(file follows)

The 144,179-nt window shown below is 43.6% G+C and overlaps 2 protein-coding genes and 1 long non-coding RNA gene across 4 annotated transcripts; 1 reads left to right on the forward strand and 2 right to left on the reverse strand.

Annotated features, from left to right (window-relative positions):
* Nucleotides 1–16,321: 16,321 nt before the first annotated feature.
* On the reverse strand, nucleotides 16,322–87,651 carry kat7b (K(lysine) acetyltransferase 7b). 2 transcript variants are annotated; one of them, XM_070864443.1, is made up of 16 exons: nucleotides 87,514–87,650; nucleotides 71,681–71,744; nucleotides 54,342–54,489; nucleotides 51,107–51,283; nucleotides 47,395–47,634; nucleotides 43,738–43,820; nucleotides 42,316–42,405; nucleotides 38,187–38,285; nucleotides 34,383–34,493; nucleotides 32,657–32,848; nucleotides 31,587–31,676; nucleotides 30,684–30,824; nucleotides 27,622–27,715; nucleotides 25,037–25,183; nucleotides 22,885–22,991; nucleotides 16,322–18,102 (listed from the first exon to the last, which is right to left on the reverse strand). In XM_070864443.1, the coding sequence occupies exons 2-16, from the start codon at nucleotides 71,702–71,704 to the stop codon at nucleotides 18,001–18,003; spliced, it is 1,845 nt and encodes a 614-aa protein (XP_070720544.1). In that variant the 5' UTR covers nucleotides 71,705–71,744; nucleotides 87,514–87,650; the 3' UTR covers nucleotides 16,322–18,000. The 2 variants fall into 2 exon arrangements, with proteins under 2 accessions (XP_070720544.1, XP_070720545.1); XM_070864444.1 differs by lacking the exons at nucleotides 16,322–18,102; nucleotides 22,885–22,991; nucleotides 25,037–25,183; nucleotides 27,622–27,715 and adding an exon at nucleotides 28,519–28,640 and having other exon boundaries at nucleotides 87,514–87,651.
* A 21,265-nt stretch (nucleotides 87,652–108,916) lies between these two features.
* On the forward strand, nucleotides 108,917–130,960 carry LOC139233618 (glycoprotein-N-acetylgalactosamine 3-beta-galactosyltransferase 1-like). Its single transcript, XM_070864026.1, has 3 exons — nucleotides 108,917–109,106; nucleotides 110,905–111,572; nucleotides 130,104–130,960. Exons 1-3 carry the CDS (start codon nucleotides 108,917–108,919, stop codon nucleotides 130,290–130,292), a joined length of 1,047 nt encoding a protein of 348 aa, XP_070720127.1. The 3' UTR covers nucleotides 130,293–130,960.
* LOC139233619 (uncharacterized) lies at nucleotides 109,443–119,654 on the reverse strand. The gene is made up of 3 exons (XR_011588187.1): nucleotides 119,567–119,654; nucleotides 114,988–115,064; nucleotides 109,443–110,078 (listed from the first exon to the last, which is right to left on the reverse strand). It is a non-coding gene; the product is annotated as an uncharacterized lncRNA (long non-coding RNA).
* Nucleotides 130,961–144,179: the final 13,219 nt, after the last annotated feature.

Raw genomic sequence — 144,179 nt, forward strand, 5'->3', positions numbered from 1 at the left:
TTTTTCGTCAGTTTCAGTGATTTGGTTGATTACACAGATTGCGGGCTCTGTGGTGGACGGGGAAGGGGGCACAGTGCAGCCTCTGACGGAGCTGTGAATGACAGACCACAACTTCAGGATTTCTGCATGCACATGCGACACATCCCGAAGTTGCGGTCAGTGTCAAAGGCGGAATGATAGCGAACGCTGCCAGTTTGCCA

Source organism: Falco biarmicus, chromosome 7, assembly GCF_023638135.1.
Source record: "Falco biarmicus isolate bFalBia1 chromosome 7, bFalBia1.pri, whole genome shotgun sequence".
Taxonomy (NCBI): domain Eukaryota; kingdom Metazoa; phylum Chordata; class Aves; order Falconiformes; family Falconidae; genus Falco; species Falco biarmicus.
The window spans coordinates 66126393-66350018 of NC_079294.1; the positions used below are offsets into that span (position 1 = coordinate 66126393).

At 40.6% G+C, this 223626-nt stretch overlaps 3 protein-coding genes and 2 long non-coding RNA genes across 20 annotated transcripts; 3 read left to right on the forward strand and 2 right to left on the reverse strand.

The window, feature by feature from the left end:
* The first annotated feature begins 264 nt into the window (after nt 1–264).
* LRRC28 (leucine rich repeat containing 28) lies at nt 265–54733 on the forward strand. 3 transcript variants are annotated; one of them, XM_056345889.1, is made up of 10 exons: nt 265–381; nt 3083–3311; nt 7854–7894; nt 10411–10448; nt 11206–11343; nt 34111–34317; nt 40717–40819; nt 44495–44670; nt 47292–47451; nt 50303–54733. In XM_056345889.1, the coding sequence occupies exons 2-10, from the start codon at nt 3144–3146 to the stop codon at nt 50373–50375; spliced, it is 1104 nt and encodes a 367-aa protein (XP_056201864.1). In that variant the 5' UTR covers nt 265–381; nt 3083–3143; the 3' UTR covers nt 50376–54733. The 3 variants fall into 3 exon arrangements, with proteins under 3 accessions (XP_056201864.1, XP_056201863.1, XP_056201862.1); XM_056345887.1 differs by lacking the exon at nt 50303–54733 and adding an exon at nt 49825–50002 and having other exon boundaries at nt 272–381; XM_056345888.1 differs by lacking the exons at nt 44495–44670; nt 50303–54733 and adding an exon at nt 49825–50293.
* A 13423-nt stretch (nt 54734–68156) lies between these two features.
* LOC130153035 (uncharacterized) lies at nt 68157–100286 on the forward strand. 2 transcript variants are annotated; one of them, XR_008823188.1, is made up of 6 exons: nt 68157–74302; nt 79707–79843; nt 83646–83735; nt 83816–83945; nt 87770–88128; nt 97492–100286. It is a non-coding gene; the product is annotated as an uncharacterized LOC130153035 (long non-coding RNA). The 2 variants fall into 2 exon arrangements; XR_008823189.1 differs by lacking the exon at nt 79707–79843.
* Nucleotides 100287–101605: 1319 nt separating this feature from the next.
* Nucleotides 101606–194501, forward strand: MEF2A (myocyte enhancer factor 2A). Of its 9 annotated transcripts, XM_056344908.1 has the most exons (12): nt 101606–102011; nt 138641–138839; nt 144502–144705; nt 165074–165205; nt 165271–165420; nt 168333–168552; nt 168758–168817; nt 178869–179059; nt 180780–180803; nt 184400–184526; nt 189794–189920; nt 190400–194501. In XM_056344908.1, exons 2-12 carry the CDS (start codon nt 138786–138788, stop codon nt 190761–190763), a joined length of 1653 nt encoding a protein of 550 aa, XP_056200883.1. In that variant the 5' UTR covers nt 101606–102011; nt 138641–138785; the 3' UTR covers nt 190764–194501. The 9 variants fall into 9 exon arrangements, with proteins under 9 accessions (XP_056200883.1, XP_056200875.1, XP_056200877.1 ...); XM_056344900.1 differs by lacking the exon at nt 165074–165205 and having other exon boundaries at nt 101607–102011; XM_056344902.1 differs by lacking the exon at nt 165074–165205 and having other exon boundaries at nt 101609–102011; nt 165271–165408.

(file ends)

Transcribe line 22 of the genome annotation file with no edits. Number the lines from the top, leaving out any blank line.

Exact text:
* Nucleotides 101606–194501, forward strand: MEF2A (myocyte enhancer factor 2A). Of its 9 annotated transcripts, XM_056344908.1 has the most exons (12): nt 101606–102011; nt 138641–138839; nt 144502–144705; nt 165074–165205; nt 165271–165420; nt 168333–168552; nt 168758–168817; nt 178869–179059; nt 180780–180803; nt 184400–184526; nt 189794–189920; nt 190400–194501. In XM_056344908.1, exons 2-12 carry the CDS (start codon nt 138786–138788, stop codon nt 190761–190763), a joined length of 1653 nt encoding a protein of 550 aa, XP_056200883.1. In that variant the 5' UTR covers nt 101606–102011; nt 138641–138785; the 3' UTR covers nt 190764–194501. The 9 variants fall into 9 exon arrangements, with proteins under 9 accessions (XP_056200883.1, XP_056200875.1, XP_056200877.1 ...); XM_056344900.1 differs by lacking the exon at nt 165074–165205 and having other exon boundaries at nt 101607–102011; XM_056344902.1 differs by lacking the exon at nt 165074–165205 and having other exon boundaries at nt 101609–102011; nt 165271–165408.